Blockchain, machine learning, robotics and AI to reshape digital business
Dimension Data says Blockchain has immense potential to disrupt and transform the world of money, business and society in 2018
Blockchain, together with artificial intelligence (AI), machine learning, robotics and virtual and augmented reality, have the potential to deliver disruptive outcomes and reshape digital business in 2018.
This is according to the list of top IT predictions for 2018 published today by global solutions provider Dimension Data.
The top trend for the coming year is the adoption of Blockchain - the technology behind Bitcoin - and its immense potential to disrupt and transform the world of money, business and society using a variety of applications.
Ettienne Reinecke, Dimension Data Group chief technology officer, said Blockchain has gone from strength to strength. "Last year, when we looked at the top digital business trends for 2017, we predicted that centralised transaction models would come under attack. We were spot on. In the financial services sector, we've seen the US and European capital markets moving onto Blockchain platforms, and similar activity in markets such as Japan. Considering how conservative and compliance-focused this sector is, that's quite remarkable."
Reinecke added that: "It's ironic that the cybercriminals who perpetrated the recent WannaCry ransomware attack could hold a federal government to ransom and demand to be paid in Bitcoin. Bitcoin might be a crypto-currency, but it's based on Blockchain, and if cybercriminals are confident that Bitcoin provides a safe mechanism for the payment of ransoms, it indicates just how secure the distributed ledger approach is. I believe that Blockchain has the potential to totally re-engineer cybersecurity, but the industry has yet to come to terms with it."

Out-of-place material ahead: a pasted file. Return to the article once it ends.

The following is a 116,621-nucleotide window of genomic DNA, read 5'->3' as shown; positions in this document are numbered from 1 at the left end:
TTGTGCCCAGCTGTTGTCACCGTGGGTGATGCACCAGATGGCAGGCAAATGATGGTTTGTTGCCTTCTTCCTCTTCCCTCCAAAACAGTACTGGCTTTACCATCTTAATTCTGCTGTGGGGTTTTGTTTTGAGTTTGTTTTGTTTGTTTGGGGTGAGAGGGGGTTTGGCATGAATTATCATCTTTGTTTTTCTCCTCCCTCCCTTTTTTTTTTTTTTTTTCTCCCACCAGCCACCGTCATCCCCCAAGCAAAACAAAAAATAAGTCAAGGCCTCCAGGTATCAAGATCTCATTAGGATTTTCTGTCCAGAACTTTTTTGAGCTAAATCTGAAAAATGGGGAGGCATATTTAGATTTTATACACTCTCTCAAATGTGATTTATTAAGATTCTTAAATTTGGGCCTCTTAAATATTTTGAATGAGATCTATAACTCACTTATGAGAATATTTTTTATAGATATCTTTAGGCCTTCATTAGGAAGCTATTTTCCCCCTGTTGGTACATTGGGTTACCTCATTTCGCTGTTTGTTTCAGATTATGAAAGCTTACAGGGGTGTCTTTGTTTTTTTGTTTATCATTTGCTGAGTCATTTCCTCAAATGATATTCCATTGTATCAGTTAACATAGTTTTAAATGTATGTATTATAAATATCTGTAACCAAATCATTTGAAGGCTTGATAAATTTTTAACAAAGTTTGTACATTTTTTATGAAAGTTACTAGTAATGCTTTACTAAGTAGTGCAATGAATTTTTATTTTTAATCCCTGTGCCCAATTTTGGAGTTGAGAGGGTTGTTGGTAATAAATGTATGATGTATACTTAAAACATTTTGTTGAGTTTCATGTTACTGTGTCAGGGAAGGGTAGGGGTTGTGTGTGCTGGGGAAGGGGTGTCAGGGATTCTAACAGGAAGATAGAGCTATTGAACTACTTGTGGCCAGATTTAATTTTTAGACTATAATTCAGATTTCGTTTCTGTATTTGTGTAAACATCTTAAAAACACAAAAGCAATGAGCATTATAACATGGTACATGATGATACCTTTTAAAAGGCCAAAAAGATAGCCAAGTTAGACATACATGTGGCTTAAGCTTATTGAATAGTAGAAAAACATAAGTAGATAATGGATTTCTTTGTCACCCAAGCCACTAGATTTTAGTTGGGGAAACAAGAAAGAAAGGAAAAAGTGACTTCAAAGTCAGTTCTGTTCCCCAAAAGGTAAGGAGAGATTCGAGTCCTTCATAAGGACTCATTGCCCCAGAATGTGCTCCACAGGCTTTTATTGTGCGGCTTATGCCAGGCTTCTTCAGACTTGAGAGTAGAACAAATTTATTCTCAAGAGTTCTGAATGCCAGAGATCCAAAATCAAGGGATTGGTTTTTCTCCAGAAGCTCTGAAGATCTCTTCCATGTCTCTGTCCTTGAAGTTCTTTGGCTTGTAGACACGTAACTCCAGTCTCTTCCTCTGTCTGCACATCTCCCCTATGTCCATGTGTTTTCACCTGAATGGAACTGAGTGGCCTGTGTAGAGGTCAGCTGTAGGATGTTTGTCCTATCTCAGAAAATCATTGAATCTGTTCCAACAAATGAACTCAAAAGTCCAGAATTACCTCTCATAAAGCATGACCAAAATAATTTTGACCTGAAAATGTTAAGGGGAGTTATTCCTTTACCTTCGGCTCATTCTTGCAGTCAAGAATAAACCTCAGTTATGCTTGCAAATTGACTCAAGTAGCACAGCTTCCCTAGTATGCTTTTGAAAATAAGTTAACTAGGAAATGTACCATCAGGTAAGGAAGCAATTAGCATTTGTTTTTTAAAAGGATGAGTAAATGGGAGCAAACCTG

Reinecke predicts that Blockchain will also deliver on the promise of Internet of Things (IoT) in the year ahead. "In the world of IoT you're generating millions of small transactions that are being collected from a distributed set of sensors. It's not feasible to operate these systems using a centralised transactional model: it's too slow, expensive, and exclusive.
"To extract the true value from IoT technology you have to be able to operate in real time. Once a sensor alert is received from a control system you must react to it, meter it, and bill for it instantly - all of which negates the viability of a centralised transactional authority. The cost of the transaction has to be near-zero or free, and the cost elements of a centralised model simply don't support the potential business model in IoT," he explained.
Mechelle Buys Du Plessis, managing director, Dimension Data Middle East concurs with Reinecke and said: "Blockchain is an enabler for the Middle East region to deliver secure, digitised services across all verticals. The Dubai Government is leading the charge with a well-defined blockchain strategy. We have seen a leading uptake of Blockchain with Smart Dubai, as it sets out on a journey of adopting Blockchain to provide simpler and secure services across multiple government agencies to better serve citizens, residence and tourists."
Du Plessis added that with ambitious growth figures forecast for tourism, Smart Dubai is gearing up to provide seamless services to allow for simple, secure transactions. "We are already seeing progress towards paperless processes, which will lead up to the utilisation of blockchain. Furthermore, we have also seen the finance sector taking to blockchain and digitisation initiatives. There is no denying that blockchain will become more prevalent in the region in 2018."